The IMF has an array of instruments that can be tailored to countries’ needs and circumstances. For instance, several countries in Central America (Costa Rica, El Salvador, and Guatemala) have large precautionary arrangements with the IMF to reduce uncertainty and bolster confidence. In the Caribbean, several countries have requested IMF financing or augmented existing arrangements.

The IMF has also invited strong-performing countries to use the newly created Flexible Credit Line, to underscore international confidence in their policy framework. Mexico and Colombia have responded to this invitation and the IMF Executive Board has approved such a line for Mexico, and will soon consider one for Colombia.

Medium-term agenda

The experience of the global financial crisis so far, the report states, points to some key policy lessons.

    • The importance of strengthening policy preparedness during “good times,” to build up resilience (not immunity) to future adverse shocks. When shocks do materialize, preparations implemented over past years will largely determine the room a country has for immediate policy responses to mitigate those shocks.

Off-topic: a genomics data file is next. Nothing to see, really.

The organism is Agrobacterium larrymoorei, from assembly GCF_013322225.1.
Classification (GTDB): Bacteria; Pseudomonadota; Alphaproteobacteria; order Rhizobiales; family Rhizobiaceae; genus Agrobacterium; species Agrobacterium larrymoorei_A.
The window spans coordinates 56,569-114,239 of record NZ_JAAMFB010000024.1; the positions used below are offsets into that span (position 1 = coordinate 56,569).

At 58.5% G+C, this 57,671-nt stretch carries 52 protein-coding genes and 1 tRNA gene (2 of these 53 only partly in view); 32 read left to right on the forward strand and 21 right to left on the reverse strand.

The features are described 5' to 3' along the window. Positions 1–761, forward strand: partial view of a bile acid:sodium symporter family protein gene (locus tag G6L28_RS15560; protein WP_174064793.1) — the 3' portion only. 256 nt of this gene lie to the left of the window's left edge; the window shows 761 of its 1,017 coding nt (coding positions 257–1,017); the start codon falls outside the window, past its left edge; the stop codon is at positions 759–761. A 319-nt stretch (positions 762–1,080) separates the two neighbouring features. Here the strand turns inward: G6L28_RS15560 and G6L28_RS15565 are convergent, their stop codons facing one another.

• The less favorable medium-term macroeconomic environment heightens the importance of accelerating structural reforms to boost investment and growth and to reduce poverty. With regard to the private sector, key priorities include increasing intermediation and access to bank and capital market funding for smaller firms, strengthening the financial infrastructure, and improving the business environment.

    • Increasing the level of public investment and improving the quality of public services are also long-standing challenges in Latin America and the Caribbean, both with respect to physical as well as social infrastructure. Reducing budgetary rigidities and phasing out subsidies not targeted to the poor will be essential, to provide the fiscal space for public and social investment in the region.

    • Better cross-border supervision. The current global discussion on financial reform will also influence the region’s medium-term agenda. The global debate is focusing on the longer-term reforms needed to close the gaps in financial supervision that helped sow the seeds of the current crisis in advanced economies. Such reforms would also help strengthen financial systems in the region, especially as the depth and sophistication of the region’s financial markets develop over time. Issues particularly relevant for Latin America are the need to further strengthen consolidated and cross-border supervision, as well as to reduce procyclicality in prudential regulation.